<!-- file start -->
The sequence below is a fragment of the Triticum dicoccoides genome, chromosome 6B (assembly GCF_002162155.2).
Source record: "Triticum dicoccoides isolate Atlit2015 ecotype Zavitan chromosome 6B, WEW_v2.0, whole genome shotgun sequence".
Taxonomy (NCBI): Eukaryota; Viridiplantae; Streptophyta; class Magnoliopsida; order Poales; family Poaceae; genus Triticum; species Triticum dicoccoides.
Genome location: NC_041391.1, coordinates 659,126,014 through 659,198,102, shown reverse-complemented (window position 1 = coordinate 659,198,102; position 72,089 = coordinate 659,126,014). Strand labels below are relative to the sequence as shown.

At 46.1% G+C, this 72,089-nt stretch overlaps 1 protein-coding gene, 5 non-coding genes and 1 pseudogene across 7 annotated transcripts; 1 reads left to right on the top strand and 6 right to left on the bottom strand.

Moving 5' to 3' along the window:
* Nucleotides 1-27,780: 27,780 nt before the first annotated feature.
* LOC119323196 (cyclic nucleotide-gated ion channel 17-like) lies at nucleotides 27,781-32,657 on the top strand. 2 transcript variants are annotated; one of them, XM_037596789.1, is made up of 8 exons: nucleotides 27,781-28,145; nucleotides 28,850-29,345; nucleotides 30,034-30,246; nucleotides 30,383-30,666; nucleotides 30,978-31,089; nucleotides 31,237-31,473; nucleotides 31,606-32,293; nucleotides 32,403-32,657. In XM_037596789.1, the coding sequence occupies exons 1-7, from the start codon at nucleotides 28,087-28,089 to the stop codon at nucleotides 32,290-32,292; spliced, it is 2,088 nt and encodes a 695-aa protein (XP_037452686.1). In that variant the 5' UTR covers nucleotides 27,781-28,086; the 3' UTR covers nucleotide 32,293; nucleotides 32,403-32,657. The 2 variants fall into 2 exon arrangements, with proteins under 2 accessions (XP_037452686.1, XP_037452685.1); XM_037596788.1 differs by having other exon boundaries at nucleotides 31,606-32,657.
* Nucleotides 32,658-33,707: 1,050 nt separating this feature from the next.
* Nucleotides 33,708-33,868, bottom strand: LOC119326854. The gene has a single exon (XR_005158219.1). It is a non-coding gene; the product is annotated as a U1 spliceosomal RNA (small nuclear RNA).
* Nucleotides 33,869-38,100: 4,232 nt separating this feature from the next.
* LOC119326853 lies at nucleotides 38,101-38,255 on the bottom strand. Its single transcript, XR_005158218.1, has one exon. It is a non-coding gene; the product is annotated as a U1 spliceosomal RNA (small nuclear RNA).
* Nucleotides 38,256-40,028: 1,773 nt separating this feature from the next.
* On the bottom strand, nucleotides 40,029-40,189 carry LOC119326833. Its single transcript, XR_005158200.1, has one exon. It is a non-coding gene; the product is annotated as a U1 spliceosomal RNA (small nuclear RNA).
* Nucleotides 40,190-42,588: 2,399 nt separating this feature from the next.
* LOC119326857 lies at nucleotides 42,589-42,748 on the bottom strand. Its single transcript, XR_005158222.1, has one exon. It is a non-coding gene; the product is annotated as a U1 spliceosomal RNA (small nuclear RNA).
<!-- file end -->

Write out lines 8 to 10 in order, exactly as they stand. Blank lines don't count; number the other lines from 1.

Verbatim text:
* LOC119323196 (cyclic nucleotide-gated ion channel 17-like) lies at nucleotides 27,781-32,657 on the top strand. 2 transcript variants are annotated; one of them, XM_037596789.1, is made up of 8 exons: nucleotides 27,781-28,145; nucleotides 28,850-29,345; nucleotides 30,034-30,246; nucleotides 30,383-30,666; nucleotides 30,978-31,089; nucleotides 31,237-31,473; nucleotides 31,606-32,293; nucleotides 32,403-32,657. In XM_037596789.1, the coding sequence occupies exons 1-7, from the start codon at nucleotides 28,087-28,089 to the stop codon at nucleotides 32,290-32,292; spliced, it is 2,088 nt and encodes a 695-aa protein (XP_037452686.1). In that variant the 5' UTR covers nucleotides 27,781-28,086; the 3' UTR covers nucleotide 32,293; nucleotides 32,403-32,657. The 2 variants fall into 2 exon arrangements, with proteins under 2 accessions (XP_037452686.1, XP_037452685.1); XM_037596788.1 differs by having other exon boundaries at nucleotides 31,606-32,657.
* Nucleotides 32,658-33,707: 1,050 nt separating this feature from the next.
* Nucleotides 33,708-33,868, bottom strand: LOC119326854. The gene has a single exon (XR_005158219.1). It is a non-coding gene; the product is annotated as a U1 spliceosomal RNA (small nuclear RNA).